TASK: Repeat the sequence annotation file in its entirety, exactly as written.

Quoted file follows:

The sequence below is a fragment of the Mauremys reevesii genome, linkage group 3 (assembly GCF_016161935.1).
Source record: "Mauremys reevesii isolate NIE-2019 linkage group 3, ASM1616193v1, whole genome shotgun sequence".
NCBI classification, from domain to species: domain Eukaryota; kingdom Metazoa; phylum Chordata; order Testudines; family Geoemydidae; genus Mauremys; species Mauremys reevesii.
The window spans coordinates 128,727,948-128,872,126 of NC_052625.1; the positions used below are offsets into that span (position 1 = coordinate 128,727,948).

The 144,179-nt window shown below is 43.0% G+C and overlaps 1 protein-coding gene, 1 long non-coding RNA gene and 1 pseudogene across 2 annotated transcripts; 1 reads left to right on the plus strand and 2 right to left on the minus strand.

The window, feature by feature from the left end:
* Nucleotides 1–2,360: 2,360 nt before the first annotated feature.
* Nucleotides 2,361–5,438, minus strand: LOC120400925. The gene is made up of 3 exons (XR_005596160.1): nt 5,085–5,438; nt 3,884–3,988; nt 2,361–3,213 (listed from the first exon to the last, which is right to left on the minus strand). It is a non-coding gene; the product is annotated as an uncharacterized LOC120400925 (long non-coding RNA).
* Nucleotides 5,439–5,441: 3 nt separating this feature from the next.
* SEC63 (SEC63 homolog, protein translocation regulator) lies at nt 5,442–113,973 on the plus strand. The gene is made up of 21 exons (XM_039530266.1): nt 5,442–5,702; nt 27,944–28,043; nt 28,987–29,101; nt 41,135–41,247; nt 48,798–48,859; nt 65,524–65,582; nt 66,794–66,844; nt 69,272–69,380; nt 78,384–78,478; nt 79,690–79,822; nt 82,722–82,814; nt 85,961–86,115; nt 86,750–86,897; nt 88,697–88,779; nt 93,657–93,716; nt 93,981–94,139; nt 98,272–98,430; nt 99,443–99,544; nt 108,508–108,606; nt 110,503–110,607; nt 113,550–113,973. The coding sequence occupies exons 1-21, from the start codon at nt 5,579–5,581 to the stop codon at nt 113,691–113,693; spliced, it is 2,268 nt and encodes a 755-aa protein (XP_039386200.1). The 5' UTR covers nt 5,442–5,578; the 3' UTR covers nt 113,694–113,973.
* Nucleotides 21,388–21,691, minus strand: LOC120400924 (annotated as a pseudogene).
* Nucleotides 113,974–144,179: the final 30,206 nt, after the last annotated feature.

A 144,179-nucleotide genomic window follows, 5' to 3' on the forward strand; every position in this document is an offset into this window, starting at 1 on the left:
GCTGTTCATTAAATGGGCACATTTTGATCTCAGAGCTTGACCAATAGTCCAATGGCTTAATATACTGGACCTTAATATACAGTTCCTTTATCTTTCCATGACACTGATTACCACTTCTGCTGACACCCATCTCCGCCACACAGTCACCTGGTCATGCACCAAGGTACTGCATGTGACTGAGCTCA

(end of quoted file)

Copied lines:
The sequence below is a fragment of the Mauremys reevesii genome, linkage group 3 (assembly GCF_016161935.1).
Source record: "Mauremys reevesii isolate NIE-2019 linkage group 3, ASM1616193v1, whole genome shotgun sequence".
NCBI classification, from domain to species: domain Eukaryota; kingdom Metazoa; phylum Chordata; order Testudines; family Geoemydidae; genus Mauremys; species Mauremys reevesii.
The window spans coordinates 128,727,948-128,872,126 of NC_052625.1; the positions used below are offsets into that span (position 1 = coordinate 128,727,948).

The 144,179-nt window shown below is 43.0% G+C and overlaps 1 protein-coding gene, 1 long non-coding RNA gene and 1 pseudogene across 2 annotated transcripts; 1 reads left to right on the plus strand and 2 right to left on the minus strand.

The window, feature by feature from the left end:
* Nucleotides 1–2,360: 2,360 nt before the first annotated feature.
* Nucleotides 2,361–5,438, minus strand: LOC120400925. The gene is made up of 3 exons (XR_005596160.1): nt 5,085–5,438; nt 3,884–3,988; nt 2,361–3,213 (listed from the first exon to the last, which is right to left on the minus strand). It is a non-coding gene; the product is annotated as an uncharacterized LOC120400925 (long non-coding RNA).
* Nucleotides 5,439–5,441: 3 nt separating this feature from the next.
* SEC63 (SEC63 homolog, protein translocation regulator) lies at nt 5,442–113,973 on the plus strand. The gene is made up of 21 exons (XM_039530266.1): nt 5,442–5,702; nt 27,944–28,043; nt 28,987–29,101; nt 41,135–41,247; nt 48,798–48,859; nt 65,524–65,582; nt 66,794–66,844; nt 69,272–69,380; nt 78,384–78,478; nt 79,690–79,822; nt 82,722–82,814; nt 85,961–86,115; nt 86,750–86,897; nt 88,697–88,779; nt 93,657–93,716; nt 93,981–94,139; nt 98,272–98,430; nt 99,443–99,544; nt 108,508–108,606; nt 110,503–110,607; nt 113,550–113,973. The coding sequence occupies exons 1-21, from the start codon at nt 5,579–5,581 to the stop codon at nt 113,691–113,693; spliced, it is 2,268 nt and encodes a 755-aa protein (XP_039386200.1). The 5' UTR covers nt 5,442–5,578; the 3' UTR covers nt 113,694–113,973.
* Nucleotides 21,388–21,691, minus strand: LOC120400924 (annotated as a pseudogene).
* Nucleotides 113,974–144,179: the final 30,206 nt, after the last annotated feature.

A 144,179-nucleotide genomic window follows, 5' to 3' on the forward strand; every position in this document is an offset into this window, starting at 1 on the left:
GCTGTTCATTAAATGGGCACATTTTGATCTCAGAGCTTGACCAATAGTCCAATGGCTTAATATACTGGACCTTAATATACAGTTCCTTTATCTTTCCATGACACTGATTACCACTTCTGCTGACACCCATCTCCGCCACACAGTCACCTGGTCATGCACCAAGGTACTGCATGTGACTGAGCTCA